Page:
Residents are expected to move in the beginning of May. HAC will conduct a housing lottery for all units. Visit HAC’s website if you would like to learn more about affordable housing lotteries.
A celebratory ribbon cutting will take place on Thursday, April 17 at 10 a.m. on Breezy Way off Old Barnstable Rd., Mashpee.
Sometimes giving comes from unlikely places. This story traces mismatched socks from North Carolina to Vermont to the NOAH Shelter.
The socks, by a company called Sol Mate Socks, are made of multi-colored cotton, and they purposefully don’t match. The company’s motto is “Life’s too short for matching socks.” Housing Assistance Corporation recently received a donation of socks to be given to homeless clients.
It all started with Donna Thomas of Sandwich, who co-owns the gift shop Snow Goose Shops, which is located on the corner of Tupper Road and Route 6A in Sandwich Village. The shop was started by her father, David Hadley, who still co-owns it.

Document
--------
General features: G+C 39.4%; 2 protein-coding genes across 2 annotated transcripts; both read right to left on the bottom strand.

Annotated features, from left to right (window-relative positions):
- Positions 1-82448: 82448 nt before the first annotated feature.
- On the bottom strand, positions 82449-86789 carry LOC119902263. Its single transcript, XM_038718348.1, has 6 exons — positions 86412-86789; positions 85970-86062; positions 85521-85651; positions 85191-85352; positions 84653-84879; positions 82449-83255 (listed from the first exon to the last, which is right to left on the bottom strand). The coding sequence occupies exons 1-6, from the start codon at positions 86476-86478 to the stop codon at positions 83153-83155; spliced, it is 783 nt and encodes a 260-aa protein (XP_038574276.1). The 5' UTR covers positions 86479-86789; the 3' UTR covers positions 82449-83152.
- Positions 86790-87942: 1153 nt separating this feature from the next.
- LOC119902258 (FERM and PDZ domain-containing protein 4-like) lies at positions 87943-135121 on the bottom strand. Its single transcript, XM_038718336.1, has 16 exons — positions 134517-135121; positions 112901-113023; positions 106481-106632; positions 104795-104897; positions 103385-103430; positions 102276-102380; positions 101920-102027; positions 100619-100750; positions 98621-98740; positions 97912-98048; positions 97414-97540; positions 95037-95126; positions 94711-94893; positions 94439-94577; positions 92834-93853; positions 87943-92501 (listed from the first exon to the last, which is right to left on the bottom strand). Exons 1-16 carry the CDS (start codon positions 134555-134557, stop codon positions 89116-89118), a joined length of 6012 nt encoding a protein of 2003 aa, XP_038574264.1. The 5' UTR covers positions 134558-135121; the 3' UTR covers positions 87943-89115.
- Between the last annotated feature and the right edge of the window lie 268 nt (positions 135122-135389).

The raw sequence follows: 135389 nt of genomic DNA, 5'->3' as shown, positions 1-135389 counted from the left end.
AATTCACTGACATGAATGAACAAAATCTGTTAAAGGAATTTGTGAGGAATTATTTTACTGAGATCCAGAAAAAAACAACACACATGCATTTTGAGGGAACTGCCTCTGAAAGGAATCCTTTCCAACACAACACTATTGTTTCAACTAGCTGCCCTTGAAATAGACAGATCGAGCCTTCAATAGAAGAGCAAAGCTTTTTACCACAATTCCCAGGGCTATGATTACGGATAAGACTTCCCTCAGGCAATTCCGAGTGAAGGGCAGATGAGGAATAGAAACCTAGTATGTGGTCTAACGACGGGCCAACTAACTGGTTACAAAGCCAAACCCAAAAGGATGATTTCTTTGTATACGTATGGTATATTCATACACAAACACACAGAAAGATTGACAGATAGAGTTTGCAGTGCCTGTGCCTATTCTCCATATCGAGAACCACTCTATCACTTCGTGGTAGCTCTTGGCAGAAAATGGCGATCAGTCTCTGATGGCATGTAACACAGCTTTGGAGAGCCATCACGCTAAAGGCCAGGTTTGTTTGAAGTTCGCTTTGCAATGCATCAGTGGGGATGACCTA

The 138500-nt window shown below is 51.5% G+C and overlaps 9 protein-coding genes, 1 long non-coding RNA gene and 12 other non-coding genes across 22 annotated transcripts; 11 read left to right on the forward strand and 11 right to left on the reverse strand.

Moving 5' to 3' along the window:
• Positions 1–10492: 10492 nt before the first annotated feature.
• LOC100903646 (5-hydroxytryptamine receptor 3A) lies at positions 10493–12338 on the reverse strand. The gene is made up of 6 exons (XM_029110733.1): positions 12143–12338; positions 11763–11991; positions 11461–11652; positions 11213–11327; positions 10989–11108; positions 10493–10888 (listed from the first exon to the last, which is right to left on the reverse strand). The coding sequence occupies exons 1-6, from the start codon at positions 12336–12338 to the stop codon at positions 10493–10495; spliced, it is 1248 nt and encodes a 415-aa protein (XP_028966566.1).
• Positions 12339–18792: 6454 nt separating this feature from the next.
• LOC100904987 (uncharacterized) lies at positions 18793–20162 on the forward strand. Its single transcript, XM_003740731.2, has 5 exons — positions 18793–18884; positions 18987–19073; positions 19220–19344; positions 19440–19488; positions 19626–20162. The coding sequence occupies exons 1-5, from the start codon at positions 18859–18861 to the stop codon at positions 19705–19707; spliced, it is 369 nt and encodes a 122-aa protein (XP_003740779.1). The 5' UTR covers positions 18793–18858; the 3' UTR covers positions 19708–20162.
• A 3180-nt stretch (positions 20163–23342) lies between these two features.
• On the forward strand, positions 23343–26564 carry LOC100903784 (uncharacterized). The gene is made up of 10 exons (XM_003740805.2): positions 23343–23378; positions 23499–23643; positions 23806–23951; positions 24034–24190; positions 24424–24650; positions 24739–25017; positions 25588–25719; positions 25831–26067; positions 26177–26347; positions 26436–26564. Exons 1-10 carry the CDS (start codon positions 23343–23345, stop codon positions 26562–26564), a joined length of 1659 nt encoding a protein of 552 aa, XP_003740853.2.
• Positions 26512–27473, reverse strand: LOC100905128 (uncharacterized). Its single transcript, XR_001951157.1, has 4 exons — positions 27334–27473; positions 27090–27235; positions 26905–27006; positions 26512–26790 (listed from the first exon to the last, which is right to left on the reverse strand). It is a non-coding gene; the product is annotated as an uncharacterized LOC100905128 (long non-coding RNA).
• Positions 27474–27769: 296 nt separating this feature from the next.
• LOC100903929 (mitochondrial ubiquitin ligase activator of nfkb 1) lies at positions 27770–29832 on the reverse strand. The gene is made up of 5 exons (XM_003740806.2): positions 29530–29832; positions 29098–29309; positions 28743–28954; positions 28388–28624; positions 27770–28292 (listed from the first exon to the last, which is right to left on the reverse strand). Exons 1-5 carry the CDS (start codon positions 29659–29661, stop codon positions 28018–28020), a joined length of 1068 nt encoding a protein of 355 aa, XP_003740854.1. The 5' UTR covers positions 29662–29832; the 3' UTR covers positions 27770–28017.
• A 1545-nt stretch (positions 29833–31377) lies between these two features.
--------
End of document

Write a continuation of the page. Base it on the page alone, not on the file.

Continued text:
Donna first found out about the work of Housing Assistance Corporation around 2007 through selling special Christmas cards designed by Marieluise Hutchinson for DYECH to benefit HAC’s Project Prevention program.
After learning about HAC, and in particiular, NOAH, Donna organized clothing drives for homeless people who stay there. She sends out an email to friends and customers requesting donations of gently used clothing, socks, blankets and towels. She recalls one time when she was dropping off items at NOAH and some of the homeless clients came out to thank her. “It’s humbling,” she said.
When asked her reason for donating to NOAH, she said, simply, “There but for the grace of God, I’m not on the streets. So many people are one paycheck away from it.”
One product that Donna sells at her stores are the colorful mismatched socks from Sol Mate Socks, an environmentally-friendly family-owned company with offices in South Stratford, Vermont and Portland, Oregon. Donna said she discovered the socks at a wholesale trade show 10 years ago and has been selling them ever since. “One of the biggest draws for me besides being mismatched and made of cotton is that they are made in the USA,” she said.
Donna found out that the company periodically donates its “seconds” socks to homeless shelters, so she contacted HAC staff and put them in touch with Sol Mate. As a result, Sol Mate generously donated $700 worth of socks to HAC to be given to clients at NOAH, as well as Angel House, Village at Cataumet, and Carriage House.